Sunday, May 25, 2014

Facebook is ruined and it's all your fault (Yes you!)

Viral videos have always been a mixed blessing. After all, remember the bad old days of the Crazy Frog which was (sort-of) funny at first but was ruined by reposting and overhyping until it disappeared completely up it’s own arse. Not a tear was shed after the frog passed into ignoble oblivion with a feeble “rnng dngg croooak”.

The same may one day be said of Social Networking beheamoth Facebook, which is rapidly approaching a similar fate due to the explosion of viral sharing videos, campaigns and articles. If I was to hazard a guess at Facebooks proximity to it’s own anus, I would say it’s precariously skirting around the sphincter.

 Now, no one can take away the amazing achievements Facebook has achieved. Let’s look at stats such as over a billion subscribers (as of 1/1/2014) and a steady growth. No social network has ever achieved such highs and the rivals Facebook has seen off such as Twitter, Myspace, Bebo and Google+ is admirable.

However such saturation doesn’t come without problems. First of all an increases in users means an increase in people who you add or add you and that includes people you maybe don’t want watching your daily thoughts and musings. Parents, relatives, bosses etc all are people you maybe want to tread a cautious social line with of course. Then there are people who have way too many irrelevant things to say.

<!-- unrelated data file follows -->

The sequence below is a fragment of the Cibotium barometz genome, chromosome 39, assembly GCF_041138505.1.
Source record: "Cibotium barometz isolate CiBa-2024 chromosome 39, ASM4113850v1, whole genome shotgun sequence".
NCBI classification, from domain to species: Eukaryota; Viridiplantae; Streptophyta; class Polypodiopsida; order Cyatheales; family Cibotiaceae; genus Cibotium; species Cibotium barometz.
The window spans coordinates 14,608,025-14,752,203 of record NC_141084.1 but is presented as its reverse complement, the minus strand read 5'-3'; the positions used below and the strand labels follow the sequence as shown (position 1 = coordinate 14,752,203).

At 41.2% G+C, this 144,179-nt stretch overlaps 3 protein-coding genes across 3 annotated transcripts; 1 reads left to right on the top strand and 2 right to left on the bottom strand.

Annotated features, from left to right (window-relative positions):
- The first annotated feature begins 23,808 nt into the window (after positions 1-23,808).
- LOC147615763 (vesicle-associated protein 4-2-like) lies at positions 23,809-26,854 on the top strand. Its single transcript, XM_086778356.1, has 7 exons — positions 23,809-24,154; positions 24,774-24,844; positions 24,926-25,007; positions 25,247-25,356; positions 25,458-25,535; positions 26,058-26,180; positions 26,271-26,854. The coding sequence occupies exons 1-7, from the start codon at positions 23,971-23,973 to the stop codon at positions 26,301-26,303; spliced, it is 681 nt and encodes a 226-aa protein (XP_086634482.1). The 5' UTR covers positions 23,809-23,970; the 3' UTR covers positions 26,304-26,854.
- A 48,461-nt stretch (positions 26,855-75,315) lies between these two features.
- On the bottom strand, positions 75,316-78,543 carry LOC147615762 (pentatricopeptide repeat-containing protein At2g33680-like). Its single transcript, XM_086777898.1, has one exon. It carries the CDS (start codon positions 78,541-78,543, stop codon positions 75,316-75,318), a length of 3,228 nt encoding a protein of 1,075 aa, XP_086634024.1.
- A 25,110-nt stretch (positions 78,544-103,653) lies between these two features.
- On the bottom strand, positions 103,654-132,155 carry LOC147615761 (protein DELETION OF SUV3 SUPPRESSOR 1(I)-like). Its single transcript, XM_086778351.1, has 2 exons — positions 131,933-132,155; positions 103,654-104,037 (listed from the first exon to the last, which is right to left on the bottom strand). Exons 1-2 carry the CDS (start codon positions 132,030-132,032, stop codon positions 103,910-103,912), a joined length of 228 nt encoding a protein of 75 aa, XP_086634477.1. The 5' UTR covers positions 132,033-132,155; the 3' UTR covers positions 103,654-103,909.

This is an endemic problem with humanity, especially as now humanity stands at a crossroads wondering just where to go next. Do we keep producing shit until the world blows up or we are all millionaire kings living in golden castles, do we scale down national boundries more and more until we have little communities of like minded sycophants living together and casting out thought criminals or do we abandon the trappings of modern living for a naturalistic life of self discovery. This represents three very big ethos of capitalism, nationalism and natural living, which are incredibly popular at this time if Facebook is to be believed. However the worst thing is everyone now has a voice to express this and this leads to a lot of chatter and a lot of it is pointless or just self-centred.

Normally these ideas didn’t spread as fast as there was no way to build communities but now that’s no longer the case and you are to blame, as are Facebook and me. Ideas spread fast but unfortunately the human mind hasn’t adapted fast enough to maybe discern when these ideas are lacking in actual practicality or whether they are straightforward bullshit.

This brings me to my main point which is the sharing of moralistic viral videos or overshared campaigns (normally backed up by clickbait headlines – notice I have done the same thing and I will sadly disappointed if this goes viral as it will confirm my worst suspicions). I no longer believe a video will make me speechless, nor that something will blow my mind. I’ve been disappointed too many times. However these things spread and spread and get reposted to the point where your Facebook feed is clogged. Facebook to its credit has done a lot to try and fix this by combining posts together but that nonwithstanding doesn’t make it any more heartening when the same story comes up again and again.

Moral campaigning in general has become very popular of late given just how damn effective it is. Case in point recently in the UK was the viral hit the No-Make-Up selfie, spearheaded by Cancer Research UK. It made tons of money (here being the key success point for the charity), raised perhaps some awareness of cancer (I think we know it exists already but ok) and was fucking everywhere. This was jarring for 4 reasons:

1.       It was fucking everywhere. Seriously I don’t think there was a day without the damn thing popping up in my face.